process, for example, if a state trial judge enhanced a sentence based on materially false or
unreliable information or based on a conviction infected by constitutional error. See Townsend
v. Burke, 334 U.S. 736, 741 (1948); United States v. Hanna, 49 F.3d 572, 577 (9th Cir. 1995);
Walker v. Endell, 850 F.2d 470, 477 (9th Cir. 1987).
Simmons fails to establish a due process violation here, however, because his challenge
is a state-law claim which is beyond the purview of this Court in a federal habeas proceeding.
Swarthout, 131 S. Ct. at 863; see also Bell v. Cone, 543 U.S. 447, 455 (2005). Further, the state
courts’ determination that the sentence imposed upon remand did not violate state law is an
interpretation of state law that is binding on this court in consideration of the habeas petition.
Estelle, 502 U.S. at 67-68; see Walker v. Endell, 850 F.2d 470, 476 (9th Cir.1987). Simmons’
challenge to the concurrent life sentences on Counts 5 and 6 therefore must fail.
Denial of Right to Testify (Ground 4)
Simmons additionally contends that his constitutional rights to testify and to present a
defense were violated by the trial court’s preliminary ruling on the admissibility of certain
impeachment evidence. The superior court considered and rejected Simmons’ claim on state
habeas review as follows:
Petitioner contends that following jury selection, the People informed the Court
they intended to call Deena Miller, who planned to testify that she had sex with petitioner
in Oregon where they both lived at the time. The People explained that petitioner’s ex
wife told an investigator that Ms. Miller was having sex with petitioner from when she
was 15 to 16 years old, and that petitioner was approximately 26 years old at the time.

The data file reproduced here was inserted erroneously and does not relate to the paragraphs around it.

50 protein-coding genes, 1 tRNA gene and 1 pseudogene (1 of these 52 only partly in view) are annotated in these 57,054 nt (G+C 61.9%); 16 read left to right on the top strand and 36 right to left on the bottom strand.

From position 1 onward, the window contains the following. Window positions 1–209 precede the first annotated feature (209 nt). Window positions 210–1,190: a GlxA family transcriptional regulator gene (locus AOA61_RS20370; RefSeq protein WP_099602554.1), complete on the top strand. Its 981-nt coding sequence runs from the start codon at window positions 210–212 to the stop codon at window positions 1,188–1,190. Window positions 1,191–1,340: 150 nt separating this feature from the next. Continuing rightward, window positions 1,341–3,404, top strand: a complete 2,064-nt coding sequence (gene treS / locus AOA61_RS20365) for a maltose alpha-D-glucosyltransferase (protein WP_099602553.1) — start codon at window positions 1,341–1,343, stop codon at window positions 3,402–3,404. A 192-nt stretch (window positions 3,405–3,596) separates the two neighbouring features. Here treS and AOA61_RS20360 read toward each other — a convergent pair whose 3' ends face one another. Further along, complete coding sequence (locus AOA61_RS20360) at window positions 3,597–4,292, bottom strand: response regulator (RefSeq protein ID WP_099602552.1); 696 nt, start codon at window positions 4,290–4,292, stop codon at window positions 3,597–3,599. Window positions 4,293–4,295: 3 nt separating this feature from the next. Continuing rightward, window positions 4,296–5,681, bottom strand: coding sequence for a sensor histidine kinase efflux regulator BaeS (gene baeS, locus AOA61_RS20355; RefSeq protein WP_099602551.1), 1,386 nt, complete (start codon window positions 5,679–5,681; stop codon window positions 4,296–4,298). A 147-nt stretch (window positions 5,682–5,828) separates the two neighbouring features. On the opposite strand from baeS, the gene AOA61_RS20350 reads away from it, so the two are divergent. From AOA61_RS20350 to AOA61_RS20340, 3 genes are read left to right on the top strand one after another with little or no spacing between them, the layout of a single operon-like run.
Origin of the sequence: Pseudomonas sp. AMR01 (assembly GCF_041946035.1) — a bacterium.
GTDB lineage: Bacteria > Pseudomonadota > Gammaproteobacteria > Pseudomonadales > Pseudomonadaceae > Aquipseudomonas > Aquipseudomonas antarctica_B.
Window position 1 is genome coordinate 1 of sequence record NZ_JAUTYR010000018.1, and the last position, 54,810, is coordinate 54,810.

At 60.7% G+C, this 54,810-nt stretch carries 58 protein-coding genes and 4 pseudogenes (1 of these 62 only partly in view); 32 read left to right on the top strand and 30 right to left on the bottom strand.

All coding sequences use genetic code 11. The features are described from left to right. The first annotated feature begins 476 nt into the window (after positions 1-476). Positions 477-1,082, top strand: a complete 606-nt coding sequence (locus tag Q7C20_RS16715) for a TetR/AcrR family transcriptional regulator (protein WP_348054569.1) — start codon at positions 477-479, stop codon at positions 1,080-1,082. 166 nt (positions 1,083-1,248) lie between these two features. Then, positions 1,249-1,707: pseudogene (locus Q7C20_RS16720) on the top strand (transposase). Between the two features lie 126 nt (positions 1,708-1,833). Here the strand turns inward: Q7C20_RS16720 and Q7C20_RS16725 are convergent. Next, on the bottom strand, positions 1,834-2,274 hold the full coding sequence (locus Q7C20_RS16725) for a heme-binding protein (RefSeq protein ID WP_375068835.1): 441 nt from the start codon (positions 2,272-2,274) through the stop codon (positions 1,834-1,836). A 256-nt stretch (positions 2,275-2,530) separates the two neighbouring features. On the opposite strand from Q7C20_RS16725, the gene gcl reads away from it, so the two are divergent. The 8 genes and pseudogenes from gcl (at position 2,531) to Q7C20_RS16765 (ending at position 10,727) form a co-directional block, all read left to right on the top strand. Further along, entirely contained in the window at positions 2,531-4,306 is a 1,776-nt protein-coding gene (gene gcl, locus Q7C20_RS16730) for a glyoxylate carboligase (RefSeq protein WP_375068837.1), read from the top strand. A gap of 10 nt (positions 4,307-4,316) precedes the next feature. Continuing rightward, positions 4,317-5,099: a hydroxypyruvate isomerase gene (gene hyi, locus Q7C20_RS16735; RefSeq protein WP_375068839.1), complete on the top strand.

The People argued, “As the Court knows, she was being 15 at the time or 16, also, that
that is—whether she’s a consensual participant at that point in time is not relevant
because she legally cannot consent.”
After hearing argument, the Court ruled Ms. Miller’s testimony was inadmissible
in the case in chief, but would be admitted “if [Simmons] were to get on the stand and
was asked questions about 1108-type situations and—gave answers that he’s ever had
any encounters with any other minors . . .” The Court went on to say that it could not
imagine any situation where petitioner testified and the prosecutor would not be allowed
to impeach his testimony by having Ms. Miller testify that she was having sex with
petitioner but not at an age where she could legally consent. The Court further ruled that
if petitioner should present character witnesses, the Court would allow the Miller
evidence that petitioner had sex with a minor under the age to legally consent in the past.
All of the witnesses on defendant’s witness list were character witnesses.
Petitioner claims he had no reason to refute the dialogue between counsel and the
Court at the time of trial. The trial court informed him that his sex act with a 16-year-old
girl in Oregon “could be prosecuted in Oregon,” and that the evidence in this case would
be “huge, it’s evidence of a non-party case that’s very substantial from a long time ago.
And it’s . . . it’s the same conduct that’s alleged in this case, it’s oral cop[ulation] of a
minor, so I think the likelihood of the jury attaching enormous weight and significance to
the evidence is virtually certain.”
Petitioner now contends his decision to not testify and present witnesses was not
made knowingly and intelligently, and that it was made under coercion and threat. He
claims counsel and the Court misinformed him of the age of consent in Oregon, and that
the age of consent in Oregon is 16, not 18.
California Evidence Code section 1108 provides that when a defendant is accused